The recipe I am sharing today is by no means a glamorous one, but it is a festive one nonetheless.
When my friend Renée asked me to share my onion soup recipe, I smiled. It is definitely traditional French food, and it is festive, but probably not in the way you would think of.
Whenever we have a big party where I am from, we have onion soup at the end of the night, around 5 or 6 a.m., as a way to wake us up before our drive home. If you are still there for onion soup towards the end of a party or wedding, you know for sure you have had a good time!
The only times I have ever had soupe à l’oignon has always been as described above. I asked my mum whether she had eaten it as part of a meal, and she had not either. Maybe it is just what we do in my family, but to me, onion soup will always be a tummy warming pick-me-up food that ends perfectly a great party. Before yesterday evening, I had never ever eaten onion soup as a starter. It tasted really nice but I have to admit it felt odd to eat it there and then.
It is a cheap and easy starter to make. Beanie rubbed the garlic on the slices of bread before I cut it, just to give our croutons a bit more flavour. You would normally serve the soup with grated Gruyère cheese on top, but I did not have any at home.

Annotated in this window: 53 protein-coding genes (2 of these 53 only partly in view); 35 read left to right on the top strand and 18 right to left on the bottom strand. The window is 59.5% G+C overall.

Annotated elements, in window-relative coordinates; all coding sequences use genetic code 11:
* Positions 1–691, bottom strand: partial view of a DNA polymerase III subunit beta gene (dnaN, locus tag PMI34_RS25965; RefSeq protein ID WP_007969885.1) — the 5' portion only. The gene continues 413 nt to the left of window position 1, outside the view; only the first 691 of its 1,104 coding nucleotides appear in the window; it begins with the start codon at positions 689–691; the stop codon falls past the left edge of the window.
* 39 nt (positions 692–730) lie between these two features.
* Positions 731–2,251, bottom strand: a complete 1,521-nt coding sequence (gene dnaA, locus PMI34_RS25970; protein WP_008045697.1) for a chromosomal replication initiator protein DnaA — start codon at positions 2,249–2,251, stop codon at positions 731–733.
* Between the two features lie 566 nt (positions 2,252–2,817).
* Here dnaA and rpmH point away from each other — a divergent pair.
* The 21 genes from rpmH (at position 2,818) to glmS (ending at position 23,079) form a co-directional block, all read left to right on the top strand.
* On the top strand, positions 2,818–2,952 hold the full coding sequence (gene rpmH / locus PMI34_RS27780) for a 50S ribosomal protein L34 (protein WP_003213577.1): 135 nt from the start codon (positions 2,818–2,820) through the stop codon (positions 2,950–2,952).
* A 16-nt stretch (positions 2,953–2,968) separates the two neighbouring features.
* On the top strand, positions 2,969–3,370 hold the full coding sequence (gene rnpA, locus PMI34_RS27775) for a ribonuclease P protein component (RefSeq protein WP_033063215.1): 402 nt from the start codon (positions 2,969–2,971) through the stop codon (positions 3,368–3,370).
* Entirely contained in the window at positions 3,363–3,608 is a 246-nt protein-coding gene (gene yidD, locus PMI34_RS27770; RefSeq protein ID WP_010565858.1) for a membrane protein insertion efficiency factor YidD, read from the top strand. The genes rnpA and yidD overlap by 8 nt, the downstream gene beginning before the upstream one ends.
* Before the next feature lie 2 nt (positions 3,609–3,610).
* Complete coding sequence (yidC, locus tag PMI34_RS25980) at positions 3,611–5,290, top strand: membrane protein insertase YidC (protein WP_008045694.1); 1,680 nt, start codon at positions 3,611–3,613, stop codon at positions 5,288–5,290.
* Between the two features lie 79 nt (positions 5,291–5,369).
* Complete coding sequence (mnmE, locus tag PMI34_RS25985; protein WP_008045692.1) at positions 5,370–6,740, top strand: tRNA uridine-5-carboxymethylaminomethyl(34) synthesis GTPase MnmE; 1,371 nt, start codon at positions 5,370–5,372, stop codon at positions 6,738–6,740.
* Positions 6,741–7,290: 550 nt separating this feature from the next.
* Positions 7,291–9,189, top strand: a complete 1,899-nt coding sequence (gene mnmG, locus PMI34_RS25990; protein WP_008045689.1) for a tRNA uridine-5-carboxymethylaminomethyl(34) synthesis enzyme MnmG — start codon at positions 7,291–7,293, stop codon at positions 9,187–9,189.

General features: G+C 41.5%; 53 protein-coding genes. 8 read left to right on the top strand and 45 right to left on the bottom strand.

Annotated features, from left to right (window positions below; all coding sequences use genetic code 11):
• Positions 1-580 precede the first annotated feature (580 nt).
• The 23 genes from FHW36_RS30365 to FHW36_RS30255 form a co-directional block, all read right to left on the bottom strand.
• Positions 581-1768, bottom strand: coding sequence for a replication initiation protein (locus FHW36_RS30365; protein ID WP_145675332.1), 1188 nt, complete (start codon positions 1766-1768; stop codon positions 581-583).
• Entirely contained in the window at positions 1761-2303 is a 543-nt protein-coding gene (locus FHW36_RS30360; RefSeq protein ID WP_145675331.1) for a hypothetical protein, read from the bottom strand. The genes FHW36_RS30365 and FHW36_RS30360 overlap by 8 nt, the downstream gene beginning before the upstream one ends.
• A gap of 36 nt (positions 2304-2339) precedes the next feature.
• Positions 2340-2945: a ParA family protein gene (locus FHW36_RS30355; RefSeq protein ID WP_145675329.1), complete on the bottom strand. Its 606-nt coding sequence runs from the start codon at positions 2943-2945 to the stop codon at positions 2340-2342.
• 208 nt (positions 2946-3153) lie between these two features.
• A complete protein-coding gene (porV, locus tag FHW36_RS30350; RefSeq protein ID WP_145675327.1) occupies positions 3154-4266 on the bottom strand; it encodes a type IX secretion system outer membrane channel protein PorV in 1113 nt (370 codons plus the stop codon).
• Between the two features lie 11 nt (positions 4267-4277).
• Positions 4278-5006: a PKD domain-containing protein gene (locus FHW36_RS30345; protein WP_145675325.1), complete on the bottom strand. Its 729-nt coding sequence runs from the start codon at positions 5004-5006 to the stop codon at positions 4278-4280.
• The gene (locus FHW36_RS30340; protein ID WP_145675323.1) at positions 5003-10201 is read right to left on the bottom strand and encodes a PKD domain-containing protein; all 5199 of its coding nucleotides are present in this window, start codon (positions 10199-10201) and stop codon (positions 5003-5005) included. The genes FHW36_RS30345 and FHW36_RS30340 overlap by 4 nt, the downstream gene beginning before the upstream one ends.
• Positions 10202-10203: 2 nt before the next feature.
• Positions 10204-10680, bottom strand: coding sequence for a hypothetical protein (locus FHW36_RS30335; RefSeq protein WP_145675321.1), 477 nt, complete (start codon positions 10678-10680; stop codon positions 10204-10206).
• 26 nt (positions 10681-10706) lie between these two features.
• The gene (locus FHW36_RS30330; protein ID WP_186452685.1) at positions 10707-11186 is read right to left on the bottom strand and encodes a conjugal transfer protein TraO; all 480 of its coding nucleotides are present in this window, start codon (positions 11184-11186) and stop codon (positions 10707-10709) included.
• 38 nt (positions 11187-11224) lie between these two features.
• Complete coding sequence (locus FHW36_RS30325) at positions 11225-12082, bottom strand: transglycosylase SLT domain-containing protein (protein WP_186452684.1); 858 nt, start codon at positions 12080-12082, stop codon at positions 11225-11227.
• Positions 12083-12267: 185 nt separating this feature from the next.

French Onion Soup
- - 25 g butter
- - 4 large onions
- - 2 garlic cloves
- - 10g flour
- - 750ml beef or vegetable stock
- - 1 bay leaf
- - salt and pepper
- - 8 slices baguette a few days old if possible
- - 1 tablespoon olive oil
- - Grated Gruyère
Melt the butter in a large pan. Slice the onions and let them caramelise over a medium heat for 15 minutes, stirring occasionally.
Sprinkle the flour on top and add a clove of garlic, minced. Mix thoroughly. Add the hot stock and bay leaf. Bring to the boil, reduce and simmer for 20 minutes.
In the meantime, make the croutons. Rub both sides of each slice of bread with the second garlic clove, brush with oil and cut into 6 squares. Place on a baking sheet under the grill for a few minutes, until golden, stirring a couple of times.
Remove the bay leaf, season to taste and serve with croutons and grated cheese.
Recipe NotesIf you have ovenproof bowls, serve the soup, add the croutons and the grated cheese on top. Place under the grill for a minute before serving. If you have no Gruyère, you can use grated Emmental, Beaufort or Cheddar cheese. You can make this recipe free from wheat and gluten by using a ‘free from’ flour blend (I use Doves Farm). For a dairy-free alternative, replace the butter with two tablespoons of olive oil or dairy-free spread like Pure.